Lynne Adrine, director of the D.C. Graduate Program and adjunct professor of broadcast and digital journalism in the Newhouse School, wrote an op-ed for Syracuse.com titled “After Capitol breach, it will be even harder to protest in Washington.” Adrine has…
Ambassador Harriet Elam-Thomas to Speak on Diplomacy, Civility, Diversity Sept. 26 at Newhouse
Retired U.S. Ambassador Harriet Lee Elam-Thomas will speak at the Newhouse School Sept. 26 at 6:30 p.m. in the I3 Center, 432 Newhouse 3.
Elam-Thomas will share personal and professional reflections drawn from a lifetime of experience as a diplomat, public diplomacy expert and a communicator.
The event is co-sponsored by the public relations/international relations graduate program, a joint program offered by the Newhouse School and the Maxwell School of Citizenship and Public Affairs; the public relations department (Newhouse); and the international relations program (Maxwell).
Elam-Thomas comes to Syracuse as part of her conversation series titled “Civility Strategies: Healing Approaches That Unite People and Strengthen Democracy.” The series focuses on uniting across lines of race, gender, religion, sexual orientation and political affiliation. She feels now, more than ever, that Americans must become self-appointed ambassadors to reinforce civility and decency in society. “In my 42 years of U.S. diplomatic service, I find the commonality among us is the respect and compassion for all humanity. We must forge new relationships with those that are different from us,” she says. “This is how we sustain the American melting pot.”
Elam-Thomas’ remarkable life journey is documented in the recently published memoir, “Diversifying Diplomacy: My Journey From Roxbury to Dakar.” She offers an insider’s look at her service to the nation, including perspectives on overcoming anti-American sentiment abroad and forging productive, mutually beneficial diplomatic relationships. Copies of the book will be available for purchase and signing at the event.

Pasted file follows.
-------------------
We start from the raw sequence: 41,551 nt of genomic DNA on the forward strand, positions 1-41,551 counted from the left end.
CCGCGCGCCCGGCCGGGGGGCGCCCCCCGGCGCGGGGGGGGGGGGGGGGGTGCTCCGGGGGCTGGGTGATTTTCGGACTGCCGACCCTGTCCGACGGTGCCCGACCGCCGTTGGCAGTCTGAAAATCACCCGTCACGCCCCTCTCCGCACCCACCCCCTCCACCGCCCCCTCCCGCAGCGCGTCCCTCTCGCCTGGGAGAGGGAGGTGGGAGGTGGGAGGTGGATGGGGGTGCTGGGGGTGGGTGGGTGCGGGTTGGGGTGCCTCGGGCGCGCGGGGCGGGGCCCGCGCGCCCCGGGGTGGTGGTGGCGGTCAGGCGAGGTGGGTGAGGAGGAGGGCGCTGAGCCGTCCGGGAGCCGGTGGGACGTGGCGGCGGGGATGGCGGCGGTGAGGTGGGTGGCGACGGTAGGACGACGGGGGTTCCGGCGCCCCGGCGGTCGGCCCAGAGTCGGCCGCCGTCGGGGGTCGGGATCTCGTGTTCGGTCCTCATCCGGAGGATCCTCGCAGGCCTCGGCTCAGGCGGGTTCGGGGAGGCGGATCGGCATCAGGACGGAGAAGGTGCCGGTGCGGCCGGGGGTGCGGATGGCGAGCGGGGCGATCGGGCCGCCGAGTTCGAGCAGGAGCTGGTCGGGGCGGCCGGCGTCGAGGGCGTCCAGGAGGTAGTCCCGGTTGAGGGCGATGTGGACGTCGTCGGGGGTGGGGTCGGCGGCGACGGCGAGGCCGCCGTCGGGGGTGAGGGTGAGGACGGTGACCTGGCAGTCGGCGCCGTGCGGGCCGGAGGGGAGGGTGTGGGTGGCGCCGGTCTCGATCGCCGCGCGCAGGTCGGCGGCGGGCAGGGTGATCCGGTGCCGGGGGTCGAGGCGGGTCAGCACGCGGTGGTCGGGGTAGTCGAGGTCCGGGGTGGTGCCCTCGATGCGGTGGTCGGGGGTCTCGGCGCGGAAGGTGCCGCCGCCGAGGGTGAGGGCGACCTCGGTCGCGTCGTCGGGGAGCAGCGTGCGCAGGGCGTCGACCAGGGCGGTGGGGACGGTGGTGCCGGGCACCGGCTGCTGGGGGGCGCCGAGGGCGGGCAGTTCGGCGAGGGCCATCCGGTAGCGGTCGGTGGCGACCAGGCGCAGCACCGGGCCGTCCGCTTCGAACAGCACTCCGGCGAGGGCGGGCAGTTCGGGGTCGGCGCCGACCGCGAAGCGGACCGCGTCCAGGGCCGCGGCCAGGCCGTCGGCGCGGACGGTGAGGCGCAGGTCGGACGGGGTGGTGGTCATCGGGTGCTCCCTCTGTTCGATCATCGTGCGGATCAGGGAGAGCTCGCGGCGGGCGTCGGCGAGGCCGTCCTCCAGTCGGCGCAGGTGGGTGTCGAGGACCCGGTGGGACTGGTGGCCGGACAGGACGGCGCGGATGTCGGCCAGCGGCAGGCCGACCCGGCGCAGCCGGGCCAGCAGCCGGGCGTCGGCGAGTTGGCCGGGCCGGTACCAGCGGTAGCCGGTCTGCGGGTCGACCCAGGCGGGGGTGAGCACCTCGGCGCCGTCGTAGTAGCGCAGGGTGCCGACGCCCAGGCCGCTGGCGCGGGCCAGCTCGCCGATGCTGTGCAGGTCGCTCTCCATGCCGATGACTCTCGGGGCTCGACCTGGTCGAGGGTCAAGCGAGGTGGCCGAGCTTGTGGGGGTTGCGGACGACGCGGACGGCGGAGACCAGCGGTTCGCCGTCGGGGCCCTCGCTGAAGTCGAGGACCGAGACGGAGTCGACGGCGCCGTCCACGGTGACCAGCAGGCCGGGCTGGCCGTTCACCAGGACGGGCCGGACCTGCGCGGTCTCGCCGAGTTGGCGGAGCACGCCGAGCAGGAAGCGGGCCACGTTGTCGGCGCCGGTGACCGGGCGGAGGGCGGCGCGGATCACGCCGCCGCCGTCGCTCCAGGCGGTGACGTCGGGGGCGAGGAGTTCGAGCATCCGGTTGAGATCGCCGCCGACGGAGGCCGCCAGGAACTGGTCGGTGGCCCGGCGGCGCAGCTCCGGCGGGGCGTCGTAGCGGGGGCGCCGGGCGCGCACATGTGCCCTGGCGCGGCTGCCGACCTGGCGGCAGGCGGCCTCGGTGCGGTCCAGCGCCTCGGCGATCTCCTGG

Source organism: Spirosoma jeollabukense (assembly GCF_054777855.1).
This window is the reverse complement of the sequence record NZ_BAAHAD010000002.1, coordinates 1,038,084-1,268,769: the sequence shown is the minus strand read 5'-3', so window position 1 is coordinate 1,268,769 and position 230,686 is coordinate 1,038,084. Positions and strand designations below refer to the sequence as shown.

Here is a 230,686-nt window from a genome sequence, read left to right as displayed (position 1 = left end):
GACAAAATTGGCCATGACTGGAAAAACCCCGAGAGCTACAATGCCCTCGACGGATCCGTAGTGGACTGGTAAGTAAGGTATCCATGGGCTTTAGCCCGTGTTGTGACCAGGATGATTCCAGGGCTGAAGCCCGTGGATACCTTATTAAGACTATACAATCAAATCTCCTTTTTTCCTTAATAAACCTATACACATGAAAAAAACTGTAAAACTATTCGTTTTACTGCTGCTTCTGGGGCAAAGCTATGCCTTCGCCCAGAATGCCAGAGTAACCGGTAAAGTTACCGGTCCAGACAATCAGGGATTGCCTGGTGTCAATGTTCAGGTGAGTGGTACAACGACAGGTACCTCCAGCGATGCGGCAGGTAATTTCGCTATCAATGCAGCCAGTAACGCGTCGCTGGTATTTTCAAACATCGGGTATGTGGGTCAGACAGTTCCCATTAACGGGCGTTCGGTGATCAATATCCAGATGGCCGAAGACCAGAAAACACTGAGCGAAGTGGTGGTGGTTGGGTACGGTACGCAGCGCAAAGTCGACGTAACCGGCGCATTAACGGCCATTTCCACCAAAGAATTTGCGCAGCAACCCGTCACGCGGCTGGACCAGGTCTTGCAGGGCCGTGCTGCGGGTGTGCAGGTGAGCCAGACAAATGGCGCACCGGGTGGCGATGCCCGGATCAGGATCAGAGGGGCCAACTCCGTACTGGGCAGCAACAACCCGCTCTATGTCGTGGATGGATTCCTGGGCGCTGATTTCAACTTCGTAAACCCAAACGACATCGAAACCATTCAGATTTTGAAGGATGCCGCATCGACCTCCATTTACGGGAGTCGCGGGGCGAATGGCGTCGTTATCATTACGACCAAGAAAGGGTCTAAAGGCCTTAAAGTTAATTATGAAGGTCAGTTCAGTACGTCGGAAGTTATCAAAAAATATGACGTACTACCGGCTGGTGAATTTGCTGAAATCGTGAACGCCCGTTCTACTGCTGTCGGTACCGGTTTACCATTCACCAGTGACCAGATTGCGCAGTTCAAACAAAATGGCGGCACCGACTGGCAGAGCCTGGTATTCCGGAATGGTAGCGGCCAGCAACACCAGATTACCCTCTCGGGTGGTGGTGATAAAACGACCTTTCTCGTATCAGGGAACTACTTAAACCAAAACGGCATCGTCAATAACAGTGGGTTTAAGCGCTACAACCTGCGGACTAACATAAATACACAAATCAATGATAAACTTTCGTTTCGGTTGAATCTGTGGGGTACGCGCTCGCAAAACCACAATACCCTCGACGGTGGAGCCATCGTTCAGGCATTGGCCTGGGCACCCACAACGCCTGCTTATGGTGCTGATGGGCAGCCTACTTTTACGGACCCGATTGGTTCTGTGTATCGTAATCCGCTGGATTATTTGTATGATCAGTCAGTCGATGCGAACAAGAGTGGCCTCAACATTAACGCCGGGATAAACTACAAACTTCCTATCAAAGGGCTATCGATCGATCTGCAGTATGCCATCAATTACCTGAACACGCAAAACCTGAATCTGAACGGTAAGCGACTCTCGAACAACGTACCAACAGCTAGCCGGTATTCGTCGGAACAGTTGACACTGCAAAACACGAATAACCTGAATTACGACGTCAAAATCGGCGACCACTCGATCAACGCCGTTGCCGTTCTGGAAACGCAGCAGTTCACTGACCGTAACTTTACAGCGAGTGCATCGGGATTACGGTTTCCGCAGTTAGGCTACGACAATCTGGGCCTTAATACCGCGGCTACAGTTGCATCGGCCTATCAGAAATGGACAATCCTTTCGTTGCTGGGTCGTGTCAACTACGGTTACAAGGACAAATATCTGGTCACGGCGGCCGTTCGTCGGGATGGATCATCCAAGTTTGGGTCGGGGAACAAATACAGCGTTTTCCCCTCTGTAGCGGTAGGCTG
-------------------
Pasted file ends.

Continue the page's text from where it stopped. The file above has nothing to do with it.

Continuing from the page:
Elam-Thomas is director of the diplomacy program at the University of Central Florida (UCF) in Orlando. She previously served as diplomat-in-residence at UCF. During a distinguished 42-year career with the U.S. Information Agency and the U.S. Department of State, she served as the U.S. Ambassador to Senegal (1999–2002); acting deputy director of the U.S. Information Agency; public affairs counselor at the American Embassy in Brussels, Belgium; cultural attaché at the American Embassy in Athens; and director of the American Press and Cultural Center in Istanbul.
She has received numerous awards, including the Director General’s Cup for the Foreign Service (the most prestigious honor for former foreign service officers), the U.S. Government’s Superior Honor Award and a Meritorious Honor Award for her work in connection with the first Persian Gulf War. She holds a B.S. in international business from Simmons College and an M.A. in public diplomacy from the Fletcher School of Law and Diplomacy at Tufts University, as well as four honorary doctorates.
For more information, contact Betsy Feeley at firstname.lastname@example.org or 315-443-7401.